Originally published April 7, 2017
Here is an excerpt:
So reality is not simply out there, waiting to be uncovered. ‘Truth is not born nor is it to be found inside the head of an individual person, it is born between people collectively searching for truth, in the process of their dialogic interaction,’ Bakhtin wrote in Problems of Dostoevsky’s Poetics (1929). Nothing simply is itself, outside the matrix of relationships in which it appears. Instead, being is an act or event that must happen in the space between the self and the world.
Accepting that others are vital to our self-perception is a corrective to the limitations of the Cartesian view. Consider two different models of child psychology. Jean Piaget’s theory of cognitive development conceives of individual growth in a Cartesian fashion, as the reorganisation of mental processes. The developing child is depicted as a lone learner – an inventive scientist, struggling independently to make sense of the world. By contrast, ‘dialogical’ theories, brought to life in experiments such as Lisa Freund’s ‘doll house study’ from 1990, emphasise interactions between the child and the adult who can provide ‘scaffolding’ for how she understands the world.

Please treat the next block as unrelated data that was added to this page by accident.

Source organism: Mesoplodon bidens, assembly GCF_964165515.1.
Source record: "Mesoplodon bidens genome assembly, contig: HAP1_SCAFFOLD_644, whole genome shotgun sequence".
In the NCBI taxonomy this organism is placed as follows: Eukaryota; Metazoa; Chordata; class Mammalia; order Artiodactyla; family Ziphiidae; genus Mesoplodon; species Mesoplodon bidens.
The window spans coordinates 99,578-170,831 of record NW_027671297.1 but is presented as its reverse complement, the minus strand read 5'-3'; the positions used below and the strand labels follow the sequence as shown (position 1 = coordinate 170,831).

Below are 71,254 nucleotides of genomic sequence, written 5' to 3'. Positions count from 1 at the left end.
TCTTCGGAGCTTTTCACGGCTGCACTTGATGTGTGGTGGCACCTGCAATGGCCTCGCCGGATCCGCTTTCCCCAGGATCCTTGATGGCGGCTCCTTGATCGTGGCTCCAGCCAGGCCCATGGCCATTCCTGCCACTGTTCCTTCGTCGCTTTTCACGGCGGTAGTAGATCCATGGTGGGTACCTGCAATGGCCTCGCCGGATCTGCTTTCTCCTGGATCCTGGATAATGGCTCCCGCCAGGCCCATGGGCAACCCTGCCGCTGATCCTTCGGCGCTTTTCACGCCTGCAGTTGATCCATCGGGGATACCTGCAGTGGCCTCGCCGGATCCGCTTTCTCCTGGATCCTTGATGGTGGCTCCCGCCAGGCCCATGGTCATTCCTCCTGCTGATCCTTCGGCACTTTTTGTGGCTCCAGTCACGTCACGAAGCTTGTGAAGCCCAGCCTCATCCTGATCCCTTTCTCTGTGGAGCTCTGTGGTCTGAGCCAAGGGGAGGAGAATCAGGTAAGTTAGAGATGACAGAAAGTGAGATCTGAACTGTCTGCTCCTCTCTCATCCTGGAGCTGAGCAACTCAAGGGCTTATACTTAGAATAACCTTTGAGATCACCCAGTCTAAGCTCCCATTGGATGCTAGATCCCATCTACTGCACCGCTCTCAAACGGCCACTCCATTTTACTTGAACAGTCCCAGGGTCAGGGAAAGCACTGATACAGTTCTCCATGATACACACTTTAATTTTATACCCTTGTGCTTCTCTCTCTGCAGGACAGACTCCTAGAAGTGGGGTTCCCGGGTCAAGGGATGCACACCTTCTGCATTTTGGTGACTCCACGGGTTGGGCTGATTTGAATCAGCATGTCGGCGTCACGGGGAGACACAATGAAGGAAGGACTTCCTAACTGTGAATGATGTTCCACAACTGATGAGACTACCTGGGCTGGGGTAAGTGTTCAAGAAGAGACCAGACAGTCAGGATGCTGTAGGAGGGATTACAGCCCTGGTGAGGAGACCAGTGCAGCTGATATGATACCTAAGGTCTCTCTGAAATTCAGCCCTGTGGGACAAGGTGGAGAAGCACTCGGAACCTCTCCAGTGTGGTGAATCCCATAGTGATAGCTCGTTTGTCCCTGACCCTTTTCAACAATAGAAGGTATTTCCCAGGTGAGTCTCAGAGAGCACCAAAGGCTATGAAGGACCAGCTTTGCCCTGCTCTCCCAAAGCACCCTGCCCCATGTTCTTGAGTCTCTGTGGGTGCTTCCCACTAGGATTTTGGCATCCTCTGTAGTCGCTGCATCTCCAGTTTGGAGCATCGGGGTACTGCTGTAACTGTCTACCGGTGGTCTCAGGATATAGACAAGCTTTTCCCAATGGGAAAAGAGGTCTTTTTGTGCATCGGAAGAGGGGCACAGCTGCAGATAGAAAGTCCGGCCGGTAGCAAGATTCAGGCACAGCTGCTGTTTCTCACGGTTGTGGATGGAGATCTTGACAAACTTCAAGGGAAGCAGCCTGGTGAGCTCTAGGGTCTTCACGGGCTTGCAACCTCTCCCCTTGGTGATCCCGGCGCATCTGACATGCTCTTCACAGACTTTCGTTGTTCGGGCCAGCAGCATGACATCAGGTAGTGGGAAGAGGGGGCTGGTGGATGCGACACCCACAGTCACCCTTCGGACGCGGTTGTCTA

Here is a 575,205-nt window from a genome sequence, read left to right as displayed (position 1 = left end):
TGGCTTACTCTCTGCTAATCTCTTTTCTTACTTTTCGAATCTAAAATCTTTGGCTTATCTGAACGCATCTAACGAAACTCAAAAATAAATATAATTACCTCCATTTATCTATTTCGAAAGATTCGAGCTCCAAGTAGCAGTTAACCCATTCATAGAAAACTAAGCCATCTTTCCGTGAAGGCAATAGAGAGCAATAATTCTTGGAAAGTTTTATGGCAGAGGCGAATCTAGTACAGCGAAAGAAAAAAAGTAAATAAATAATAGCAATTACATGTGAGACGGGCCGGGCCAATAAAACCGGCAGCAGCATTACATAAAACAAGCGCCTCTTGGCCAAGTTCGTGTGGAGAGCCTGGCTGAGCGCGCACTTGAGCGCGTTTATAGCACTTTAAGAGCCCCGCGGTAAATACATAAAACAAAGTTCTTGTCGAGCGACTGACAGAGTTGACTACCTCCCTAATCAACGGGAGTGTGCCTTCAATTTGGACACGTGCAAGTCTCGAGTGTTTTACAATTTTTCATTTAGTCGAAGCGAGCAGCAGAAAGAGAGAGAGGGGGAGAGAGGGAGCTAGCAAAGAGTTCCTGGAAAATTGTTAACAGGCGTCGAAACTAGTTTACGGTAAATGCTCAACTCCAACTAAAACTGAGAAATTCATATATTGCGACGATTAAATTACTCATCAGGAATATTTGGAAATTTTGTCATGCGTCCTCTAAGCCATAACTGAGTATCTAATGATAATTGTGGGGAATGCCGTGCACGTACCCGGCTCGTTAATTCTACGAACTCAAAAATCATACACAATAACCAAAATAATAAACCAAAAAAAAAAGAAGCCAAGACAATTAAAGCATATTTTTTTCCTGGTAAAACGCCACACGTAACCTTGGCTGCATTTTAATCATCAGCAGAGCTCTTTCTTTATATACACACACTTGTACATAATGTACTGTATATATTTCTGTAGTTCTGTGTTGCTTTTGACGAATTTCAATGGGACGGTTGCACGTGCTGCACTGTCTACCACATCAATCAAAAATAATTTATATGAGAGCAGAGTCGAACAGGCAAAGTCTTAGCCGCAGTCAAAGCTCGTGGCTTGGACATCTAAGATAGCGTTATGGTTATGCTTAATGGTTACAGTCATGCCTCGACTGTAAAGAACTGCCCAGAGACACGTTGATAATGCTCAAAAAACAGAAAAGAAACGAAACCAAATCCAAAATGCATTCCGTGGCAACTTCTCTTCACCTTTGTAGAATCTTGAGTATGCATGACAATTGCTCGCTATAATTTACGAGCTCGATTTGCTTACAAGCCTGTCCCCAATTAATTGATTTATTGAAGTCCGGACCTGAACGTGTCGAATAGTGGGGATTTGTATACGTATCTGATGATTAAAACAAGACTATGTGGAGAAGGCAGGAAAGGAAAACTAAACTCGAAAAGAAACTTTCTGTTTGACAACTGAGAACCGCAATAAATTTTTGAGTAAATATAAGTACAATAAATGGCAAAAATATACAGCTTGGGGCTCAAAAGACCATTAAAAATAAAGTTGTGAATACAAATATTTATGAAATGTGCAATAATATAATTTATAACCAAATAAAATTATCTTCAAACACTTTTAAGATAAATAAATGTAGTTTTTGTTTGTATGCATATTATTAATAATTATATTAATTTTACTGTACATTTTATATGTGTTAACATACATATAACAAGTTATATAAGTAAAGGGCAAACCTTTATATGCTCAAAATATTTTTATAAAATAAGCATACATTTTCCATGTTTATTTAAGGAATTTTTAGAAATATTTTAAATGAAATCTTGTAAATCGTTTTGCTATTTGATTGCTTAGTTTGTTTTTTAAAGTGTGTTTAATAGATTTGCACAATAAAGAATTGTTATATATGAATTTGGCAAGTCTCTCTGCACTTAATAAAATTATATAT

A grimmer example might be solitary confinement in prisons. The punishment was originally designed to encourage introspection: to turn the prisoner’s thoughts inward, to prompt her to reflect on her crimes, and to eventually help her return to society as a morally cleansed citizen. A perfect policy for the reform of Cartesian individuals.
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